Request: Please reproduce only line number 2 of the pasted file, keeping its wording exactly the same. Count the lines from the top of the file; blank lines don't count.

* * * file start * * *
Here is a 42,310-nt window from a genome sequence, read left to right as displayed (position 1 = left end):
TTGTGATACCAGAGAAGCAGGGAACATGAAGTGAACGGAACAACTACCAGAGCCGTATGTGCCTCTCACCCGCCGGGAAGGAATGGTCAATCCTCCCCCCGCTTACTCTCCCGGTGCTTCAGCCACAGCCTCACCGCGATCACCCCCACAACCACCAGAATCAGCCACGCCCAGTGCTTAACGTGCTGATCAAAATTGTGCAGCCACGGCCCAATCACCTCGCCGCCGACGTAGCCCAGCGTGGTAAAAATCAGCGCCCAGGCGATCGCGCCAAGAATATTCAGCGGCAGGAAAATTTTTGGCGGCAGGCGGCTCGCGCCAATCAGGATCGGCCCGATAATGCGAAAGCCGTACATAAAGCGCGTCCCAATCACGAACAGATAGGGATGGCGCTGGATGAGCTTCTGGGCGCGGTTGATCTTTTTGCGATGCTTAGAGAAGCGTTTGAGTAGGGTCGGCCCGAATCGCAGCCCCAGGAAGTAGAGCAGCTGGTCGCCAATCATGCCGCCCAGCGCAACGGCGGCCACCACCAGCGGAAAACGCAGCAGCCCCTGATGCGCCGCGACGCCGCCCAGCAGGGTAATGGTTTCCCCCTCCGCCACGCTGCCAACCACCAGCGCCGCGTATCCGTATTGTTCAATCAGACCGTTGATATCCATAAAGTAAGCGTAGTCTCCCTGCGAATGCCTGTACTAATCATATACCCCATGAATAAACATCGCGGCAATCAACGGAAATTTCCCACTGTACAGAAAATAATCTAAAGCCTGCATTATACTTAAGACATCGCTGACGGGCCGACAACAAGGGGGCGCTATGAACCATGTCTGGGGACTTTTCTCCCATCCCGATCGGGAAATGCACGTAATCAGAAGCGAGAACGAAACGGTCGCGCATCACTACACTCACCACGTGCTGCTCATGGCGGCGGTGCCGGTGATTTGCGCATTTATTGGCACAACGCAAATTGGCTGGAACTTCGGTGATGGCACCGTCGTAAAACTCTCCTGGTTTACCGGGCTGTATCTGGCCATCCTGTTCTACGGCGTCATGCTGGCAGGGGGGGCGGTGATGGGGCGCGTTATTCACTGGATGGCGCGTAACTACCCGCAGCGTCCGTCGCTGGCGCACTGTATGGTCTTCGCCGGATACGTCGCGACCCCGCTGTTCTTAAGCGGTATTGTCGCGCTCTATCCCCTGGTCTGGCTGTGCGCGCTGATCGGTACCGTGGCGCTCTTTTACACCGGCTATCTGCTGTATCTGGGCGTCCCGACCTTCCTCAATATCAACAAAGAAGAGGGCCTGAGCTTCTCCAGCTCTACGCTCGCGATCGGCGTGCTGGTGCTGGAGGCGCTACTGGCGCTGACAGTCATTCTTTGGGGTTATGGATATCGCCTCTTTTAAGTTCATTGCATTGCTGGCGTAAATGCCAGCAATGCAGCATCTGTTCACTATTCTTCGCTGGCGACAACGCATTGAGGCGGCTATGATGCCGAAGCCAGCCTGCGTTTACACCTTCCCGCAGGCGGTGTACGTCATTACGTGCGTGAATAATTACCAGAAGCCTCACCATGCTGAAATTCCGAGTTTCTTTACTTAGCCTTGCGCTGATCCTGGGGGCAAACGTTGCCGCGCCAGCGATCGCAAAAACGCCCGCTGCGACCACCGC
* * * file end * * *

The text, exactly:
TTGTGATACCAGAGAAGCAGGGAACATGAAGTGAACGGAACAACTACCAGAGCCGTATGTGCCTCTCACCCGCCGGGAAGGAATGGTCAATCCTCCCCCCGCTTACTCTCCCGGTGCTTCAGCCACAGCCTCACCGCGATCACCCCCACAACCACCAGAATCAGCCACGCCCAGTGCTTAACGTGCTGATCAAAATTGTGCAGCCACGGCCCAATCACCTCGCCGCCGACGTAGCCCAGCGTGGTAAAAATCAGCGCCCAGGCGATCGCGCCAAGAATATTCAGCGGCAGGAAAATTTTTGGCGGCAGGCGGCTCGCGCCAATCAGGATCGGCCCGATAATGCGAAAGCCGTACATAAAGCGCGTCCCAATCACGAACAGATAGGGATGGCGCTGGATGAGCTTCTGGGCGCGGTTGATCTTTTTGCGATGCTTAGAGAAGCGTTTGAGTAGGGTCGGCCCGAATCGCAGCCCCAGGAAGTAGAGCAGCTGGTCGCCAATCATGCCGCCCAGCGCAACGGCGGCCACCACCAGCGGAAAACGCAGCAGCCCCTGATGCGCCGCGACGCCGCCCAGCAGGGTAATGGTTTCCCCCTCCGCCACGCTGCCAACCACCAGCGCCGCGTATCCGTATTGTTCAATCAGACCGTTGATATCCATAAAGTAAGCGTAGTCTCCCTGCGAATGCCTGTACTAATCATATACCCCATGAATAAACATCGCGGCAATCAACGGAAATTTCCCACTGTACAGAAAATAATCTAAAGCCTGCATTATACTTAAGACATCGCTGACGGGCCGACAACAAGGGGGCGCTATGAACCATGTCTGGGGACTTTTCTCCCATCCCGATCGGGAAATGCACGTAATCAGAAGCGAGAACGAAACGGTCGCGCATCACTACACTCACCACGTGCTGCTCATGGCGGCGGTGCCGGTGATTTGCGCATTTATTGGCACAACGCAAATTGGCTGGAACTTCGGTGATGGCACCGTCGTAAAACTCTCCTGGTTTACCGGGCTGTATCTGGCCATCCTGTTCTACGGCGTCATGCTGGCAGGGGGGGCGGTGATGGGGCGCGTTATTCACTGGATGGCGCGTAACTACCCGCAGCGTCCGTCGCTGGCGCACTGTATGGTCTTCGCCGGATACGTCGCGACCCCGCTGTTCTTAAGCGGTATTGTCGCGCTCTATCCCCTGGTCTGGCTGTGCGCGCTGATCGGTACCGTGGCGCTCTTTTACACCGGCTATCTGCTGTATCTGGGCGTCCCGACCTTCCTCAATATCAACAAAGAAGAGGGCCTGAGCTTCTCCAGCTCTACGCTCGCGATCGGCGTGCTGGTGCTGGAGGCGCTACTGGCGCTGACAGTCATTCTTTGGGGTTATGGATATCGCCTCTTTTAAGTTCATTGCATTGCTGGCGTAAATGCCAGCAATGCAGCATCTGTTCACTATTCTTCGCTGGCGACAACGCATTGAGGCGGCTATGATGCCGAAGCCAGCCTGCGTTTACACCTTCCCGCAGGCGGTGTACGTCATTACGTGCGTGAATAATTACCAGAAGCCTCACCATGCTGAAATTCCGAGTTTCTTTACTTAGCCTTGCGCTGATCCTGGGGGCAAACGTTGCCGCGCCAGCGATCGCAAAAACGCCCGCTGCGACCACCGC